Under the Belfast Agreement, voters elected a new Northern Ireland Assembly. Ulster Unionist party leader David Trimble became First Minister of Northern Ireland. The Deputy Leader of the SDLP, Seamus Mallon, became Deputy First Minister of Northern Ireland, though his party's new leader, Mark Durkan, subsequently replaced him. The Ulster Unionists, Social Democratic and Labour Party, Sinn Féin and the Democratic Unionist Party each had ministers by right in the power-sharing assembly.
The assembly and its executive operated on a stop-start basis, with repeated disagreements about whether the IRA was fulfilling its commitments to disarm, and also allegations from the Police Service of Northern Ireland's Special Branch that there was an IRA spy-ring operating in the heart of the civil service.
The events of September 11th 2001 caused many American sympathizers of the IRA cause to re-evaluate their beliefs, compounded when Gerry Adams chose to visit or support the anti-American regimes in Cuba and Colombia. The changing British position was represented by the visit of Queen Elizabeth II to Parliament Buildings in Stormont, where she met nationalist ministers from the SDLP as well as unionist ministers and spoke of the right of people who perceive themselves as Irish to be treated as equal citizens along with those who regard themselves as British. Similarly, on visits to Northern Ireland, the President of Ireland, Mary McAleese, met with unionist ministers and with the Lord Lieutenant of each county - the official representatives of the Queen.
On July 28, 2005, the IRA made a public statement ordering an end to the armed campaign and instructing its members to dump arms and to pursue purely political programs. On October 13, 2006, the agreement was concluded in which Sinn Féin would fully endorse the police in Northern Ireland, and the DUP will share power with Sinn Féin.
On May 8, 2007, home rule returned to Northern Ireland. DUP leader Ian Paisley and Sinn Féin's Martin McGuinness took office as First Minister and Deputy First Minister respectively.
On June 5, 2008, Peter Robinson was confirmed as First Minister, succeeding Ian Paisley. In November 2015 he announced his intention to resign, stepping down officially in January 2016. His successor as the leader of the Democratic Unionist Party (DUP), Arlene Foster, became the new First Minister on January 11, 2016. She was the first woman to hold the post of First Minister. In April 2021, Arlene Foster announced that she would resign as DUP leader on May 28 and end her tenure as First Minister at the end of June 2021.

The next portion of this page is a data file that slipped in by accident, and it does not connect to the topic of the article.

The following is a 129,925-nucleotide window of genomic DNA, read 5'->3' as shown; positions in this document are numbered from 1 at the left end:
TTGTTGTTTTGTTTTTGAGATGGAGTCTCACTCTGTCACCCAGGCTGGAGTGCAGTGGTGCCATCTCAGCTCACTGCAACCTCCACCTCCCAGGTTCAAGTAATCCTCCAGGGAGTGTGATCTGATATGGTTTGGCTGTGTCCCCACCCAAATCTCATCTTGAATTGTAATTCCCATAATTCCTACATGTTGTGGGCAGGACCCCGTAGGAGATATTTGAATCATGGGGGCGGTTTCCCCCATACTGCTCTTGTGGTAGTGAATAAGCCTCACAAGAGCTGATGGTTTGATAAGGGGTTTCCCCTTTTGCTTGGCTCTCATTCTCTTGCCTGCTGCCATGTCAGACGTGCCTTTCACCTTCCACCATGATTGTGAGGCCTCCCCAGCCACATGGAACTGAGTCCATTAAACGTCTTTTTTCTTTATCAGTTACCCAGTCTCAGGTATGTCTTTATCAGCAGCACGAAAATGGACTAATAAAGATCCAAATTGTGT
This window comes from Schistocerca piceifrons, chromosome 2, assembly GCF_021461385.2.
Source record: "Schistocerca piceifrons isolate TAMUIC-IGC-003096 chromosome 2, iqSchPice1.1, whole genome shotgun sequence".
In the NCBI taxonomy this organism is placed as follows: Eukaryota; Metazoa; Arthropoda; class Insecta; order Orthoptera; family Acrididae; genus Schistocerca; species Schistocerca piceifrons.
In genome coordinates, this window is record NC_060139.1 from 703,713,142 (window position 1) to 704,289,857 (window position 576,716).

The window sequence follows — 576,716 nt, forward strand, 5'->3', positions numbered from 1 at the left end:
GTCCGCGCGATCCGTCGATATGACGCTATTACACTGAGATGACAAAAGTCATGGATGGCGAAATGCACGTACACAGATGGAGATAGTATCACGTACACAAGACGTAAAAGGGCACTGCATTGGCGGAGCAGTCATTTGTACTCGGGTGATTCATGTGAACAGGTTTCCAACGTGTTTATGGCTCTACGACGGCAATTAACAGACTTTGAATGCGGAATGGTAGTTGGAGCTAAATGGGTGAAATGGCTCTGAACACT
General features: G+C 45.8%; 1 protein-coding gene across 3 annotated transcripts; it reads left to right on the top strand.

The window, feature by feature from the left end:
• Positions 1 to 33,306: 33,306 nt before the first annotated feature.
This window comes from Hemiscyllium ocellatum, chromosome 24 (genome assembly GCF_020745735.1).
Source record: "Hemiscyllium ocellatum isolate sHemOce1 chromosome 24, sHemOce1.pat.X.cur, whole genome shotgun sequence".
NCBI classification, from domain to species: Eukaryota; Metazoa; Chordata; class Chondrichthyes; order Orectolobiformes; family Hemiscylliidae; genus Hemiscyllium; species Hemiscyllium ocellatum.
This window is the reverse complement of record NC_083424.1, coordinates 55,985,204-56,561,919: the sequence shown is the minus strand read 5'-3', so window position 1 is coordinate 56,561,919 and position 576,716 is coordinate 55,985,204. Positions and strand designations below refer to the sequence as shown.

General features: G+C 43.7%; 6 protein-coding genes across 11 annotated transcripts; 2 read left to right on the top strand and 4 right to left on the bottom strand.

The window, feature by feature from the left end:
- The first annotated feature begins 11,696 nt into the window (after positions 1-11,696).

Government and politics
As an administrative division of the United Kingdom, Northern Ireland was defined by the Government of Ireland Act, 1920, and has had its own form of devolved government in a similar manner to Scotland and Wales. The new legislature controlled housing, education, and policing, but had little fiscal autonomy and became increasingly reliant upon subsidies from the British government. The legislature consisted of a Senate and a House of Commons.
After the partition of Ireland in 1922, Northern Ireland continued to send representatives to the British House of Commons, the number of which over the years increased to 18. Northern Ireland also elects delegates to the European Parliament (the legislative branch of the European Union).
Escalating violence caused the British government of Edward Heath to suspend the Belfast parliament and govern the region directly in March 1972. Attempts to introduce either a power-sharing executive or a new assembly failed until the 1998 Belfast Agreement (also known as the Good Friday Agreement) was signed.
The 108-member Northern Ireland Assembly established in Belfast in 1998 has an executive comprised of both Unionists (Protestants who support continued British rule of Northern Ireland) and Nationalists (Catholics who support a united Ireland). The legislature selects a first minister and a deputy first minister, both of whom need the support of a majority of unionist and nationalist legislators. Moreover, legislation can be passed in the assembly only if it has the support of a minimum proportion of both unionist and nationalist members.
Westminster retained control of taxation, policing, and criminal justice.
The Northern Ireland Assembly has 108 Members of the Legislative Assembly (MLAs) It has three seats in the European Parliament.
At the local level there are 11 district councils, created in 2015 to replace the previous 26 districts.
As the United Kingdom of Great Britain & Northern Ireland is a constitutional monarchy there is no election for Head of State.
Northern Ireland's legal and administrative systems were adopted from those in place in pre-partition United Kingdom, and was developed by its government from 1922 until 1972. Thereafter, laws, administration and foreign affairs relating to Northern Ireland have been handled directly from London. Northern Ireland's legal system is based on common law, and is separate from the jurisdictions of England and Wales, or Scotland.